Several times during the year, the Jewish calendar places joyous and challenging holidays near each other. What lessons we take from this juxtaposition?
Lag BaOmer was completely off our radar when we lived in the United States. We never had any real exposure to it until we made Aliyah, and now its approach is easily recognizable by kids walking down the street, schlepping huge pieces of wood, old furniture, sticks, and anything else that burns.
Lag BaOmer is a break, a time out, a moment to recall an ancient plague that may or may not have occurred, and perhaps a moment for reflection.
The Hebrew letter equivalent of 33 is pronounced Lag (lamed gimel), giving rise to the name Lag BaOmer for this particular day. There is no one particular reason that this day stands out from the other 48 days counted between Pesach and Shavuot, yet many fascinating traditions surround the special nature of this day.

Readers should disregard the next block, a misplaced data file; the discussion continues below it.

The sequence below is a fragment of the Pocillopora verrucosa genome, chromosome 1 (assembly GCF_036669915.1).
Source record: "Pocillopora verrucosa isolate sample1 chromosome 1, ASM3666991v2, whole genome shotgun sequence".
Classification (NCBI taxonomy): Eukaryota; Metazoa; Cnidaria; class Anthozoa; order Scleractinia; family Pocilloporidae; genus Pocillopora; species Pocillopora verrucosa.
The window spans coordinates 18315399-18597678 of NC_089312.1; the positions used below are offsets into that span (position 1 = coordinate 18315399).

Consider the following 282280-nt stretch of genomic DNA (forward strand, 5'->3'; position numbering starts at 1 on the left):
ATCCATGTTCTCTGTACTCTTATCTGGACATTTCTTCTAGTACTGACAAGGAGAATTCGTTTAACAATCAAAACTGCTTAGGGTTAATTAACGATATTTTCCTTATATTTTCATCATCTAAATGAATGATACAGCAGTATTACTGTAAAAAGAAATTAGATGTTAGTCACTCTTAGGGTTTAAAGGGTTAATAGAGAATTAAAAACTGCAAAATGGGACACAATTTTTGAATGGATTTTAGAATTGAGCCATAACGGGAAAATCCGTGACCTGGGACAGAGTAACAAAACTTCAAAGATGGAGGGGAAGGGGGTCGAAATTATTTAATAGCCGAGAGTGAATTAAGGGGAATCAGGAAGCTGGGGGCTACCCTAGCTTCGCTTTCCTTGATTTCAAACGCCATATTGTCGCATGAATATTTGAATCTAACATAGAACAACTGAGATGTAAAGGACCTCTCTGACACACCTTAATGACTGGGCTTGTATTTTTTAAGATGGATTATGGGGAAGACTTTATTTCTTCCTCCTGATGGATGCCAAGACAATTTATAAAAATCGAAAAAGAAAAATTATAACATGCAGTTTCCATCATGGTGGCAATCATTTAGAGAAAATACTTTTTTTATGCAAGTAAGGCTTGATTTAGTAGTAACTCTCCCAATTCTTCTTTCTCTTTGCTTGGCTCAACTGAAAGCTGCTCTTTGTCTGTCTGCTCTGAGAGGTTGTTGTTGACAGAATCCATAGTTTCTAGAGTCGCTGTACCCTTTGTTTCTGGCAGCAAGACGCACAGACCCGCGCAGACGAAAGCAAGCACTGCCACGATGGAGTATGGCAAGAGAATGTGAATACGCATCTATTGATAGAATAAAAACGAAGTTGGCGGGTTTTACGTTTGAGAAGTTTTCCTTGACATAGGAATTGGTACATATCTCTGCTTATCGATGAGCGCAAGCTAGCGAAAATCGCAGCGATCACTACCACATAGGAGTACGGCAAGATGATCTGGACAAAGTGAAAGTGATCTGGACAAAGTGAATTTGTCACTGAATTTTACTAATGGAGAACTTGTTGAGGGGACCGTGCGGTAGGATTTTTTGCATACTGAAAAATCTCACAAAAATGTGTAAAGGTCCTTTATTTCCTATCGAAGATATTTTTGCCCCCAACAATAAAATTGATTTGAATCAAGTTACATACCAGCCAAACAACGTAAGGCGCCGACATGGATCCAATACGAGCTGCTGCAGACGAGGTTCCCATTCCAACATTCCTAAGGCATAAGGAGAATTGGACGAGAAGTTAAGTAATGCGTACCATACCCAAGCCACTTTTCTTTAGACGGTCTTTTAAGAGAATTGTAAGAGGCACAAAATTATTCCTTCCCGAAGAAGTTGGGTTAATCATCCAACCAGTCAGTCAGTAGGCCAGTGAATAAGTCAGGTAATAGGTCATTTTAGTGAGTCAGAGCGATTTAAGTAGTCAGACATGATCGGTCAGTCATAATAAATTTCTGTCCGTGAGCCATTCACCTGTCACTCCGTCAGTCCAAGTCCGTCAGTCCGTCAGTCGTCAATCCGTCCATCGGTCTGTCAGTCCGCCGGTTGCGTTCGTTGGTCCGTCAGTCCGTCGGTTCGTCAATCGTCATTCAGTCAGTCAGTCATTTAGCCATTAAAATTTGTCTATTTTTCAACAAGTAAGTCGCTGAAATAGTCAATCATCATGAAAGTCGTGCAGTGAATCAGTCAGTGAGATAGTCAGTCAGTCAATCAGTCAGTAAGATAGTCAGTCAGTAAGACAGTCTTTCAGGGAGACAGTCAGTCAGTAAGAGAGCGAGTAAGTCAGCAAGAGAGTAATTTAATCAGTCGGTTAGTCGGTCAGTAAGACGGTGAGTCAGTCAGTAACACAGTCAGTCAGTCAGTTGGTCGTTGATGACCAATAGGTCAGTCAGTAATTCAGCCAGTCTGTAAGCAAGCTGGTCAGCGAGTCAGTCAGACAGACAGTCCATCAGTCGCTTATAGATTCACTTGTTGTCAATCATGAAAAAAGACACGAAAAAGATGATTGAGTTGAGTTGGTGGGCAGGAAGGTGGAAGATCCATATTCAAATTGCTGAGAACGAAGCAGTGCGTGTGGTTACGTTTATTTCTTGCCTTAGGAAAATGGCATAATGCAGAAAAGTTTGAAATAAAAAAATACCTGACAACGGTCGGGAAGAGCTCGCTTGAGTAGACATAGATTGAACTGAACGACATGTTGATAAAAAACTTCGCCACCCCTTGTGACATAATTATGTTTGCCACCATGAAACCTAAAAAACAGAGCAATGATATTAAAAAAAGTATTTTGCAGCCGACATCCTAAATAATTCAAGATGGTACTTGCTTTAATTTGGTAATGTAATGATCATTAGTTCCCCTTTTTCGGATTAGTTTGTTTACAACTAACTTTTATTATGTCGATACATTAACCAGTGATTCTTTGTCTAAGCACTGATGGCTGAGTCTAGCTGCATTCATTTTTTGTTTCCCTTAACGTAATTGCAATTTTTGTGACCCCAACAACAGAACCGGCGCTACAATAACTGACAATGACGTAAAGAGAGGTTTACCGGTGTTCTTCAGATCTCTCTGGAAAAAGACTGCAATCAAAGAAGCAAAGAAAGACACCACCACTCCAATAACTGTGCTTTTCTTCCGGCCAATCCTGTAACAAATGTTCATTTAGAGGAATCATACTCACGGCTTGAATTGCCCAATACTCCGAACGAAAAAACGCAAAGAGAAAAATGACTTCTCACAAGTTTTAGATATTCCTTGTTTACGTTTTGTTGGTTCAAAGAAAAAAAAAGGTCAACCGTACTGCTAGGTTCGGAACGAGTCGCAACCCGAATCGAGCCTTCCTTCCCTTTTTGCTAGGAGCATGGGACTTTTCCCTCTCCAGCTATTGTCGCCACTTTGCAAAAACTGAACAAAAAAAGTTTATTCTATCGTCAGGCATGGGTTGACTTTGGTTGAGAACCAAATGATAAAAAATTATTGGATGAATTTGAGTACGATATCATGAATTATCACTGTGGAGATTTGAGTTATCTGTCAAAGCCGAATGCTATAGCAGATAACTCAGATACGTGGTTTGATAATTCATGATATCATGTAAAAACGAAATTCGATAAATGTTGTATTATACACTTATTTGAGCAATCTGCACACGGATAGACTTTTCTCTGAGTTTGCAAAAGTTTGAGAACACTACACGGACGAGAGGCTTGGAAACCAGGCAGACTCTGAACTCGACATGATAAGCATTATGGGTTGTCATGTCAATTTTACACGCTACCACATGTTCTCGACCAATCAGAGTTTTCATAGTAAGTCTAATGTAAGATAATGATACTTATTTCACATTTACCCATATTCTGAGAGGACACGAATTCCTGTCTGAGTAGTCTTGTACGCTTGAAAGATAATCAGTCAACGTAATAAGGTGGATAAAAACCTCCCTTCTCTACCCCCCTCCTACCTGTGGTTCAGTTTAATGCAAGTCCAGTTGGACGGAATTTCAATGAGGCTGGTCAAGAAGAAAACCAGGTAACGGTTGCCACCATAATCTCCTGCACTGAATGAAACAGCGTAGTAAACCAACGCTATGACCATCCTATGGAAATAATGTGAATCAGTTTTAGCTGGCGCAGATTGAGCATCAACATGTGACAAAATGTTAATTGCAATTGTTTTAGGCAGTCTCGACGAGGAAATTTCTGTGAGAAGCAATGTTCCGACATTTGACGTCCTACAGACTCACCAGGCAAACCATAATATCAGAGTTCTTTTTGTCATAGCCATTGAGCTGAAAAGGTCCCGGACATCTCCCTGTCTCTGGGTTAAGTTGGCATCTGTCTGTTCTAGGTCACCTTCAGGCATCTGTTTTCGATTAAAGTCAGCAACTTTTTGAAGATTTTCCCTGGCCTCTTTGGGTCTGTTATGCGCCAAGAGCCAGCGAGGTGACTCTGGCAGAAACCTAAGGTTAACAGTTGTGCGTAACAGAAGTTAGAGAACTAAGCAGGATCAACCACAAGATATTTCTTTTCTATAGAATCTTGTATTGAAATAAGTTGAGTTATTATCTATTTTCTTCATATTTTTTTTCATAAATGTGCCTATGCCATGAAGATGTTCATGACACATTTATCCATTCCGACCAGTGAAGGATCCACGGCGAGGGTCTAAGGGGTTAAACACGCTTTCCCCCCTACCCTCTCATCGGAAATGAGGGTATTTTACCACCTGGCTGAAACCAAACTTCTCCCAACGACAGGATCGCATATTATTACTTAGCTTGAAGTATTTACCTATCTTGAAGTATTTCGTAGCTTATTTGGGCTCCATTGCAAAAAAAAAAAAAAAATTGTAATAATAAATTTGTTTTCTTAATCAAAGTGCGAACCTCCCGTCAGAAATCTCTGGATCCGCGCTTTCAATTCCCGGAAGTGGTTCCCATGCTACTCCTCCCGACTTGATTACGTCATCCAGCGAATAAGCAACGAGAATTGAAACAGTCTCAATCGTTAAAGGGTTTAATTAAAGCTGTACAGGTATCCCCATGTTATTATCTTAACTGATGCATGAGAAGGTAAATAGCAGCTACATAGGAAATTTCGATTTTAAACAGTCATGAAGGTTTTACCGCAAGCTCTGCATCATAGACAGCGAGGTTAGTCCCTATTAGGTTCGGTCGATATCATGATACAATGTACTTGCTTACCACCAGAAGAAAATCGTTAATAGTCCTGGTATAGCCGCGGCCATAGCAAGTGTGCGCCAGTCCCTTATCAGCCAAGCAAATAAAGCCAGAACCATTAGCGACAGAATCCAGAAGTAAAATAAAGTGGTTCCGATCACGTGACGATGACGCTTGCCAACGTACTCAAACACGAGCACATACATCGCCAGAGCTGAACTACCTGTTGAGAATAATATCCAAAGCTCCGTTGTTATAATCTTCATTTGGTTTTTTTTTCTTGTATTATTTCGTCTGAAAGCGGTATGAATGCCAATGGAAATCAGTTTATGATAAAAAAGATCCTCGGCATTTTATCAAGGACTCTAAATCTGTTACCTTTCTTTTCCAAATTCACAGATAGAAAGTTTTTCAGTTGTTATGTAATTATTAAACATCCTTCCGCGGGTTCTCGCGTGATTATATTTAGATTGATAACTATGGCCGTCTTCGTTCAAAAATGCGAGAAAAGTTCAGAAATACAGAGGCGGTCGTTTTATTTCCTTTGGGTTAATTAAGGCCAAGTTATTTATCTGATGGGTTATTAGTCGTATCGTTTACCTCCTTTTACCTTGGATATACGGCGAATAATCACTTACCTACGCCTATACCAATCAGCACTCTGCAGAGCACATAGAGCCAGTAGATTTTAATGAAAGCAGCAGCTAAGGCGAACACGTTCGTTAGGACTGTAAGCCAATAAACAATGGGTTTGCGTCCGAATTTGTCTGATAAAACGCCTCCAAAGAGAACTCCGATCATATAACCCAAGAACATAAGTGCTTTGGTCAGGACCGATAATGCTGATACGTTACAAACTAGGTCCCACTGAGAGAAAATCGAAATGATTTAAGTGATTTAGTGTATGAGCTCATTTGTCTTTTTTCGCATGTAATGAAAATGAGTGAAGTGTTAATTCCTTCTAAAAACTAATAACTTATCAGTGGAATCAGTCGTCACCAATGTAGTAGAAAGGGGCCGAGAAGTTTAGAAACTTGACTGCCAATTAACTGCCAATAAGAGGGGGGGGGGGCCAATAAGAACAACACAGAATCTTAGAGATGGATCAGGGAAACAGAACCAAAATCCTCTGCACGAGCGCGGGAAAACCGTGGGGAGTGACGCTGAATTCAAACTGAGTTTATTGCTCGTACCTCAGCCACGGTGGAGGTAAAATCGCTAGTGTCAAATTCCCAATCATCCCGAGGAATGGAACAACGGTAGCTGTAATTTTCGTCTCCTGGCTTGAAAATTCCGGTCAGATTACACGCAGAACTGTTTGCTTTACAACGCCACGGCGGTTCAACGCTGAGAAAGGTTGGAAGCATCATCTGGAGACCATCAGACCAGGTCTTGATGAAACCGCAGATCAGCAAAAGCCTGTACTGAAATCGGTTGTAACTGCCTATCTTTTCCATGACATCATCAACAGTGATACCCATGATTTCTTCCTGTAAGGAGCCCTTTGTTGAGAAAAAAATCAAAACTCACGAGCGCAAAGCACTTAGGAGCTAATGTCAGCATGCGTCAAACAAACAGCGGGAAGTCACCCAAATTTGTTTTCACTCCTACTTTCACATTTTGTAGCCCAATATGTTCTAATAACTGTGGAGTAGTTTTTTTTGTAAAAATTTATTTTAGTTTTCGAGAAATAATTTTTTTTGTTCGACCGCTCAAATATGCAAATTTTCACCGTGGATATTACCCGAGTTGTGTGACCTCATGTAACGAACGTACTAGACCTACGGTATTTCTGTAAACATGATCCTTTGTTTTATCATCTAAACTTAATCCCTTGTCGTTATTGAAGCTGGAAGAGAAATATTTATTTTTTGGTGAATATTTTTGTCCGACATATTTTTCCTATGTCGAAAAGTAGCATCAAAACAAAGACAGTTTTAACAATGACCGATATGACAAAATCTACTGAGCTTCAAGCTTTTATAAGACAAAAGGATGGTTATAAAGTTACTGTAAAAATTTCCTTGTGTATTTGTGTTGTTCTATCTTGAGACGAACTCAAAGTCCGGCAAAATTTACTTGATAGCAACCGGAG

Driving across the Jezreel Valley these days, you can't miss the biblical echoes of the landscape. On Pesach we are to eat only cereal products made from the last year's harvest, baked with no leavening – and at the same time we are to clean out completely any remnants of any grain products from the old supply.
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In Pirkei Avot, the rabbis wrote, “Mitzvah goreret mitzvah, averah goreret averah,” one mitzvah (commandment/good deed) leads to another mitzvah, and one transgression leads to another transgression.